Political Leadership in Nepal: Image, Environment and Composition
Hachhethu, Krishna, Contributions to Nepalese Studies
Stage: Final contest of Gaon Khane Katha (a riddle competition) 2061 (2004).
Actors: Madan Krishna Shrestha and Haft Bansha Acharya (two famous comedians) with Narendra Kansakar (as umpire).
In the opening scene of the play, the two riddle contestants, Madan Krishna Shrestha and Hari Bansha Acharya, are very enthusiastic. Then they make pretensions to walk out after they hear the announcement of the prize: a neta (leader). 'Ganaune (stinky) neta!' is their immediate reaction. However, they change their minds and become all excited when the umpire (Narendra Kansakar) makes it clear that the prize is 'swacha chabi ko (clean image) neta'. They remark that in the absence of swacha chabi ko neta, the country is heading from one bad situation to a worse one, so that it will end up in the masan (the cremation ground). They express their hopes in the song lyric sung by Narayan Gopal: Euta manche ko maya-le kati pharak pardacha jindagi ma (one person's love makes a difference in life). Similarly, a (clean) leader can make a significant difference in the country's present sad predicament.
This comedy scene is, I believe, reflective of the feelings of the common people relating to three fundamental questions of party leadership in Nepal. First, the figure of political leadership in the imagination of Nepali people; second, the frustrations of the people with the party leadership; and third, the people's desire for an effective leader capable of resolving the crisis in the country.
This crisis has further deepened in a most intractable way as a consequence of the revival of the royal regime. Though reestablished only in 1990, democracy was forced to collapse, after its second experiment of under fifteen years, by King Gyanendra's assumption of executive power for monarchy in October 2002. This culminated with his seizing absolute power in a coup d'etat on 1 February 2005. This is reminiscent of the short-lived first experiment with democracy in the 1950s that was similarly dismantled in December 1960 by the late King Mahendra, father of present King Gyanendra. After 30 years of monarchical rule, a system of multiparty democracy was reinstated in 1990 through a successful mass movement, popularly known as jan andolan. Before the democratic process attained maturity, the multiparty system faced the serious challenge of an armed insurgency by the Communist Party of Nepal or CPN (Maoist). Whether or not the CPN (Maoist) will succeed in their goal, their struggle has been used by the palace as an excuse for replacing democracy with the royal regime.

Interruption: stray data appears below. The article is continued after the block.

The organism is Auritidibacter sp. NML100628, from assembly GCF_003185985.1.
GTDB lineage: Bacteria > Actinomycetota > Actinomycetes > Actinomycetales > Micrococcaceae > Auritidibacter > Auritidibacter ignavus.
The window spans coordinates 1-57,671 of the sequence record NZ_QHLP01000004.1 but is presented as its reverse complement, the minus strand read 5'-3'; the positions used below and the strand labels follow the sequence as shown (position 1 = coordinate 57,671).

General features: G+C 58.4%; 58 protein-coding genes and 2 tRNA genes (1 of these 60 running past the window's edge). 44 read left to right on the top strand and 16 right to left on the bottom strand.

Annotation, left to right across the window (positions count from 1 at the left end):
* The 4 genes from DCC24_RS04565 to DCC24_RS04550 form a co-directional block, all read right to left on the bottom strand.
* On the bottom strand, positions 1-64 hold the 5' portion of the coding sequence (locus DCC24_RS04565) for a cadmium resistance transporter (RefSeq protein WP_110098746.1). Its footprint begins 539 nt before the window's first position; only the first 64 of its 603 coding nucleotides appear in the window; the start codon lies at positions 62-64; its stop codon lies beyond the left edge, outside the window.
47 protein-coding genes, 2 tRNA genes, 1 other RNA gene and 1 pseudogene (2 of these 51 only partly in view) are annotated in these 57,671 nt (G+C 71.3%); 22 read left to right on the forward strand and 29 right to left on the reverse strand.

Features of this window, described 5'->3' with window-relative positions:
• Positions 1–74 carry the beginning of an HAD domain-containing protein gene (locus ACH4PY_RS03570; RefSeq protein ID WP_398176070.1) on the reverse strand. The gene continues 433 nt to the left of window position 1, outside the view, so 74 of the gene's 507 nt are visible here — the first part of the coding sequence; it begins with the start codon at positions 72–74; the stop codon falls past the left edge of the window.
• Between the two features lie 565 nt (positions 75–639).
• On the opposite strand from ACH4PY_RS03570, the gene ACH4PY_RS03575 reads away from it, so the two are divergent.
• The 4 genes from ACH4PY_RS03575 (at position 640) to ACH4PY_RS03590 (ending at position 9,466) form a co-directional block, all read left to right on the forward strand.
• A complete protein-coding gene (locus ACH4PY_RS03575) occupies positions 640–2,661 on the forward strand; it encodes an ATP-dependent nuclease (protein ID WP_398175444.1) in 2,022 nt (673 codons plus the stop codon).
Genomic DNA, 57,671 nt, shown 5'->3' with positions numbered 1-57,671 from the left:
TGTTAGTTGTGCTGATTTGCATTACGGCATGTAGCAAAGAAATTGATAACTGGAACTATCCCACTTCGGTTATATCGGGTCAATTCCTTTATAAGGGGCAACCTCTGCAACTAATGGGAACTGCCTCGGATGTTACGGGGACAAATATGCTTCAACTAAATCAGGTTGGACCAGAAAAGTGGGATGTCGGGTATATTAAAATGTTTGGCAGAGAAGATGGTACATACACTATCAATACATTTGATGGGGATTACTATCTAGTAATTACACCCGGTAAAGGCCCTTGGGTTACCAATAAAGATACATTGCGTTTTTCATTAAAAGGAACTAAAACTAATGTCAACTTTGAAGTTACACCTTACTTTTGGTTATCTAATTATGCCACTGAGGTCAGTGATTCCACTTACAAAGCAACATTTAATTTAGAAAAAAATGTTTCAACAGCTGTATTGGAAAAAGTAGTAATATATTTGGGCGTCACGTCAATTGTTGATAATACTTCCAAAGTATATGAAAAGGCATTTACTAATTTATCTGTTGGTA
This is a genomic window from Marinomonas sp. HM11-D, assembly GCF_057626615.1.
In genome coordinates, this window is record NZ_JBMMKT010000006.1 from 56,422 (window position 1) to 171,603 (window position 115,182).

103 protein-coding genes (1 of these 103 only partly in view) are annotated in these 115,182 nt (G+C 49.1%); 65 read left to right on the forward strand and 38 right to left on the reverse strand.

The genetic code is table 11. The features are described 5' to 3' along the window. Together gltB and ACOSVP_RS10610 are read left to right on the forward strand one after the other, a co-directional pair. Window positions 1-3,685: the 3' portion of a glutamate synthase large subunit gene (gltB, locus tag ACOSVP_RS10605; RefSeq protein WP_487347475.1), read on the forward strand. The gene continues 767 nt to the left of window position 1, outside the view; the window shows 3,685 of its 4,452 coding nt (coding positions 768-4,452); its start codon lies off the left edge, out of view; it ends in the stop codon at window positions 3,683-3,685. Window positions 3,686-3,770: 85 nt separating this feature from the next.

The present political and constitutional impasse contributing to this catastrophic situation can be seen as the outcome of a combination of three factors. First, failure of the parties and leadership on multiple fronts including governance; second, the ongoing armed insurgency by the CPN (Maoist) since February 1996; and third, the seizing of power by King Gyanendra in October 2002 and again in February 2005. One may argue that King Gyanendra's act of taking power back was a reaction to the failure of political parties to tackle the Maoist insurgency. It is, I firmly believe, rather mainly a product of the King's own ambition. Weak parties and leadership just contributed to the King's ambition and the palace's ploy to return to the centre of power. The monarchy and the Maoists are beyond the scope of this paper. To glance at the current state of affairs is, however, relevant since the leadership factor is one of the important parts of the political developments in the post-1990 period.
This paper analyses three key questions concerning the political leadership of Nepal. The first part describes the massive changes in the image of party political leaders from great men to moral degenerates. The second part of the paper explains the post-1990 political environment as a potential source of constraint to the leadership of the Prime Minister (PM). …